Sometimes it is not individual customers who migrate, but products or product lines that lose their attractiveness and thus affect the same number of customer accounts. In order to detect losses in a single product at an early stage, a warning system should also be established to monitor the typical order backlog of a product. For example, the sales team can intervene when the acceptance limits fall.
3. Loss of the entire customer account
The most radical type of migration is the spontaneous abandonment of the customer account. As a rule, the customer has already been lost and switched to the competition. To avoid customer bounce, Churn Management must take proactive methods and intervene at different stages of the customer lifecycle.
If a company wants to retain its customers, it should be aware of one important fact: According to a study by MasterCard, existing customers do not usually cancel because of visibility or price, but due to inadequate service. It can be very difficult to identify faults and faulty processes in service. Only 1 out of 27 users inform the company about the problem that has occurred, thus giving it the chance to optimize their service.
Errors in service that lead to an exodus of customers can be versatile:
Most service errors occur due to incorrect employee behavior. For this reason, it is important for successful customer relationship management to continuously train all employees and to regularly check business processes for their efficiency and effectiveness.
1. The Onboarding should be as simple as possible for new customers, as 40-60% of users who have signed up for a service or SaaS application will otherwise use it only once. The more understandable the onboarding process, the more customers will reach the next step in the customer lifecycle.
2. Customer care is the magic word: if the contact with the customers is maintained and strong customer loyalty is established, the probability of customer churn decreases significantly. This can be achieved, for example, by simple processes: By defining key figures that indicate the decline in customer engagement, active work can be done on the customer relationship, thus increasing the customer's commitment.
3. If customers are flooded with too many uninteresting product and service offers by the marketing department, this quickly drives the probability of emigration. By analyzing purchasing habits along the customer lifecycle, individual sales processes can be created that counteract overselling.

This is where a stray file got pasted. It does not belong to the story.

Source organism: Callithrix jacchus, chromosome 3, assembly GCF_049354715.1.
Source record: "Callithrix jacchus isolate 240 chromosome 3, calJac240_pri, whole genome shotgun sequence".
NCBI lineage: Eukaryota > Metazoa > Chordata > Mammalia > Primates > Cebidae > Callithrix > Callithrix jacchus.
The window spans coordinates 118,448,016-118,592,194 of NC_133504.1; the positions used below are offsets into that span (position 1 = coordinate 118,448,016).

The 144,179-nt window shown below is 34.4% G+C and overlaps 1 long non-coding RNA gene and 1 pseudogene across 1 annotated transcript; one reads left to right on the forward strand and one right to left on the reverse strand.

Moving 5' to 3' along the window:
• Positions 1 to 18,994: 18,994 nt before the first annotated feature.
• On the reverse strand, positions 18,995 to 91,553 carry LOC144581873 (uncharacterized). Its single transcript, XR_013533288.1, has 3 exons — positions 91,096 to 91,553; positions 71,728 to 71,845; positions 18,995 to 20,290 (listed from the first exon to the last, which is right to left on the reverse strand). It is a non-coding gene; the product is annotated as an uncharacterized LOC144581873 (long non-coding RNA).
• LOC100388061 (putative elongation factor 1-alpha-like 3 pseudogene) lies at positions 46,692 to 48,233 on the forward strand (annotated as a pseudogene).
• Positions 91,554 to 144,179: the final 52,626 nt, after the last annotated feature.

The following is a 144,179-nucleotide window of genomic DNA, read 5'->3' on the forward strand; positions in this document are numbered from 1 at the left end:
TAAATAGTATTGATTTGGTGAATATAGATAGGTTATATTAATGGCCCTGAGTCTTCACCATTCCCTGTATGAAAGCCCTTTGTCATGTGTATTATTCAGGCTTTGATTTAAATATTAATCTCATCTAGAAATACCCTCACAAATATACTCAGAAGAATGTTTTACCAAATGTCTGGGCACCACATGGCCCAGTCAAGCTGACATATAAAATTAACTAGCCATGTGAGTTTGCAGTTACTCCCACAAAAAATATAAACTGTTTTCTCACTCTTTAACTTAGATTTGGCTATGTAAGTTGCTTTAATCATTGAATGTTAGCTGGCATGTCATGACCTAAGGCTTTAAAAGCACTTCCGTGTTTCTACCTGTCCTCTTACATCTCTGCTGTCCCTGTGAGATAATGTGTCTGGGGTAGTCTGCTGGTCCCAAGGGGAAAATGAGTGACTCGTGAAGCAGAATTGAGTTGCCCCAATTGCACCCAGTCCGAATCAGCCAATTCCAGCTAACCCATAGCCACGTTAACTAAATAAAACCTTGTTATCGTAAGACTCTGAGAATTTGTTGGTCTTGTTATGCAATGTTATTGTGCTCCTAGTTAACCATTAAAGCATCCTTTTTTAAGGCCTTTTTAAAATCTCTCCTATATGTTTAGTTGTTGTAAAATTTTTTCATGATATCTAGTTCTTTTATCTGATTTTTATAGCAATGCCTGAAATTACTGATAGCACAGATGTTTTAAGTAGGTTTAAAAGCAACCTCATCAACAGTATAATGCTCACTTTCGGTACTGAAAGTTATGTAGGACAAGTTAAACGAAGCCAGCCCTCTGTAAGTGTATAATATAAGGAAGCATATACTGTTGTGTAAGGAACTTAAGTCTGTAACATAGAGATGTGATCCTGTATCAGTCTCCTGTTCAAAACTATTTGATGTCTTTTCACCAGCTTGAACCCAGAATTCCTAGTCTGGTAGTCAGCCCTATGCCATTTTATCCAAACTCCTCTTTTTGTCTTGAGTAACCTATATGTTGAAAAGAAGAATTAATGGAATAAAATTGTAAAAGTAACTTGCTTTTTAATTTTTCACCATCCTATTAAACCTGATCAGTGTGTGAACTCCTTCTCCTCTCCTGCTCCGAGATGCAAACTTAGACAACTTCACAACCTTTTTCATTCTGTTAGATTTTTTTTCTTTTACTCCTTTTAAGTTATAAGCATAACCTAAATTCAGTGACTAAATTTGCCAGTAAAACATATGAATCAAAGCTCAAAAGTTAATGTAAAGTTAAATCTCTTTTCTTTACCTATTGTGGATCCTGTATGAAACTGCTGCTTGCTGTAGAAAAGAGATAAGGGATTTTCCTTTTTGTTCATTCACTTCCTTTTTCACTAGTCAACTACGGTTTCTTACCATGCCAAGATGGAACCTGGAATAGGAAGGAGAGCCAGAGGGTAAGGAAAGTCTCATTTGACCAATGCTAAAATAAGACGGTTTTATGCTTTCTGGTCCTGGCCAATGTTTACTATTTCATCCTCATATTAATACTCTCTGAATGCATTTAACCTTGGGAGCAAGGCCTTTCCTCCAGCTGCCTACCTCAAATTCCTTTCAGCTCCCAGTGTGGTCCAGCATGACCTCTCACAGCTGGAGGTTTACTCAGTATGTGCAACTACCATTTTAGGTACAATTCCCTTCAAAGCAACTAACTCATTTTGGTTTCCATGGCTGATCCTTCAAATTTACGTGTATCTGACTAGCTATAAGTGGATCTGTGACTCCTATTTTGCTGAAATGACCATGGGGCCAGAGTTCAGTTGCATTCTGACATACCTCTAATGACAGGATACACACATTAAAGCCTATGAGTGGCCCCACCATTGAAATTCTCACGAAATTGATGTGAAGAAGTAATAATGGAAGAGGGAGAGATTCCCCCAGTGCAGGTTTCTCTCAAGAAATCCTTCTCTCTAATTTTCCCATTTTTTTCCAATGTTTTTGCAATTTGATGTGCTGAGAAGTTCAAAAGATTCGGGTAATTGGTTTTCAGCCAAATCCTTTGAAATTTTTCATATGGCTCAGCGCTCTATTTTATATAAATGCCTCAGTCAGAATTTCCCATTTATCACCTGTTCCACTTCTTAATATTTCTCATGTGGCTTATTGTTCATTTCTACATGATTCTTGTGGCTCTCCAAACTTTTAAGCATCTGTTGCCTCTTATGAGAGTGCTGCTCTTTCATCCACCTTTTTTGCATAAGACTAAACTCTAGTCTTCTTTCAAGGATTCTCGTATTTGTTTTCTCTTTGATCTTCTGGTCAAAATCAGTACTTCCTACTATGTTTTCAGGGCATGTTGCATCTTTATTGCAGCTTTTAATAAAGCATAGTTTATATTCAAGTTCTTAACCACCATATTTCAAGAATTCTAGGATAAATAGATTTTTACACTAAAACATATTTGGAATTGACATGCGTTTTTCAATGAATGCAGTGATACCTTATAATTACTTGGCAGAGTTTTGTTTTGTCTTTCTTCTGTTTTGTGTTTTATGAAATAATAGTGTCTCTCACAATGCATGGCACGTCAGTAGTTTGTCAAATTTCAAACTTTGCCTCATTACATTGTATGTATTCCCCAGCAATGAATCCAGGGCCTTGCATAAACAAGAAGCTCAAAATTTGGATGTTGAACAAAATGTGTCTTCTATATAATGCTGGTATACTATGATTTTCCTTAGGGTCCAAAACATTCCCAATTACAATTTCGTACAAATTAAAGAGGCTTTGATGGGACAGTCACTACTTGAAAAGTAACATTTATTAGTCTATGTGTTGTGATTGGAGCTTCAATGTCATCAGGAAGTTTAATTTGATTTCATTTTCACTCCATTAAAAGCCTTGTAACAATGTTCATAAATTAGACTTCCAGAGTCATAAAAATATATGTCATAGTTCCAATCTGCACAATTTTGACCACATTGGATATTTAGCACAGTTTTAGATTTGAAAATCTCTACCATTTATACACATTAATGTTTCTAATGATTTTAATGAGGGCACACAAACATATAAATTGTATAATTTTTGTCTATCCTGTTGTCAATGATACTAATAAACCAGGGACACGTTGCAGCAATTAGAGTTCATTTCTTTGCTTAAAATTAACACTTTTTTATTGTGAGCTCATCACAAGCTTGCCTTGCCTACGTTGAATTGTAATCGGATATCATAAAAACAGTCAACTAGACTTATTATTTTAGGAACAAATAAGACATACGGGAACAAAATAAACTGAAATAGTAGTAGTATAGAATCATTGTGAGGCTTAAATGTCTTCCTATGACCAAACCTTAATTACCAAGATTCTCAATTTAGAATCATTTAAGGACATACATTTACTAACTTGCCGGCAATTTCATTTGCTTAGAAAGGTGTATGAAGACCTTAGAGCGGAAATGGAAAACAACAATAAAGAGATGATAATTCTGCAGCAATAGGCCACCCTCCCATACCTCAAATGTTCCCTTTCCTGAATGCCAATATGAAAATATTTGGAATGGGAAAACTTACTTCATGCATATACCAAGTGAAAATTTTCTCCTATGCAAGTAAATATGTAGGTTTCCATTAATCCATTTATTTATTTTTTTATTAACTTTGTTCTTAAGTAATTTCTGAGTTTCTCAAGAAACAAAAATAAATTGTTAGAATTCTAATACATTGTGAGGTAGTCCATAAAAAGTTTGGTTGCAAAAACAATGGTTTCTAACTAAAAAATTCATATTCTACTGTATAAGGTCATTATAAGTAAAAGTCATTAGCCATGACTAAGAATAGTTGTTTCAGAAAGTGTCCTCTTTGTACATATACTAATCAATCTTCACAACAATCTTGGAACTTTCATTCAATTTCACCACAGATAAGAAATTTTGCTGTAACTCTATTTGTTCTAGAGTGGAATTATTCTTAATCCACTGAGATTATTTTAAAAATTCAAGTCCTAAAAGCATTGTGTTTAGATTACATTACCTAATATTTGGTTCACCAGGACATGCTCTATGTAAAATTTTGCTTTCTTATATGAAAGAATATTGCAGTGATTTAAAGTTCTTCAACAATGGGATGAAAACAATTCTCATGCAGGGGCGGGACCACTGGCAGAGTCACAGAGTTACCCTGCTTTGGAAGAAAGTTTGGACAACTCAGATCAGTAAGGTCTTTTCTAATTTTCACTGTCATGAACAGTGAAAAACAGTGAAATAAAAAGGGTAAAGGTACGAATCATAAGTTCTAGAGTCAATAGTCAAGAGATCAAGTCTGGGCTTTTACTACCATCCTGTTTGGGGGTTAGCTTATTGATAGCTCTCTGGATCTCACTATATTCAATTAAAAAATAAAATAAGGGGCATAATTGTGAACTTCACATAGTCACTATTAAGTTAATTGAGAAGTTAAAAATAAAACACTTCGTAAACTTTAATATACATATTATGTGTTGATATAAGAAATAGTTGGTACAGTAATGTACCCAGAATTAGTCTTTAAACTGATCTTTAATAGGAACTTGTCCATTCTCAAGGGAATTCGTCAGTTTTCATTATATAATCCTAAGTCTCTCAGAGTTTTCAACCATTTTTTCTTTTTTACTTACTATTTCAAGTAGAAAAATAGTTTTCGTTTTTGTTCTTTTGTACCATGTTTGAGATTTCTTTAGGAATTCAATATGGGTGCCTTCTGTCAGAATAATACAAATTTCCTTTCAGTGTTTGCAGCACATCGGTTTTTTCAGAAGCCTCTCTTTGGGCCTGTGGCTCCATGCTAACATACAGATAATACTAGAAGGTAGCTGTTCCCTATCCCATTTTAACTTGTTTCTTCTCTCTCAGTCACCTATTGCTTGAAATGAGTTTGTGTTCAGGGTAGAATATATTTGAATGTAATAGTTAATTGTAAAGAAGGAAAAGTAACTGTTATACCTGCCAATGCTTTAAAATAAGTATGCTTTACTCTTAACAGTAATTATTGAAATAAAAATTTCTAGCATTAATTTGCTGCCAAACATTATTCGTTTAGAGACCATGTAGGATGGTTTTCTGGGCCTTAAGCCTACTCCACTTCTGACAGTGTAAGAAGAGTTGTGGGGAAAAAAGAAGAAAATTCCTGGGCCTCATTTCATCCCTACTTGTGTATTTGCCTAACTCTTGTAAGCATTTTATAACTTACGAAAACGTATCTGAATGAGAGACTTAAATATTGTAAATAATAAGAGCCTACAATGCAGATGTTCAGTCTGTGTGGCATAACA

4. Incomplete communication is usually difficult to identify due to the use of different channels. Therefore, companies should implement communication processes that strengthen the relationship with the customer and respond to their needs and problems.
5. In order not to motivate customers to churn through poor customer service, not only should the employees be adequately trained, but also processes should be established that prioritize customers according to defined value standards. Batch processes are also possible, which segment prospective customers and customers according to their current status in the customer lifecycle instead of according to the order of the requests.
6. In order to support the customer in the best possible way through marketing measures, in addition to successful inbound marketing, attention should also be paid to marketing-based support for the sale. In addition, documenting your service, gathering information about engagement and building the bond, as well as providing interesting documents such as white papers and e-books for existing customers, is essential.
For Churn Management, there are not only solutions, but also individual action plans. Depending on the products offered, customers to be addressed and the type of company, you can choose the right method here. In general, however, all processes can be summarized in six steps: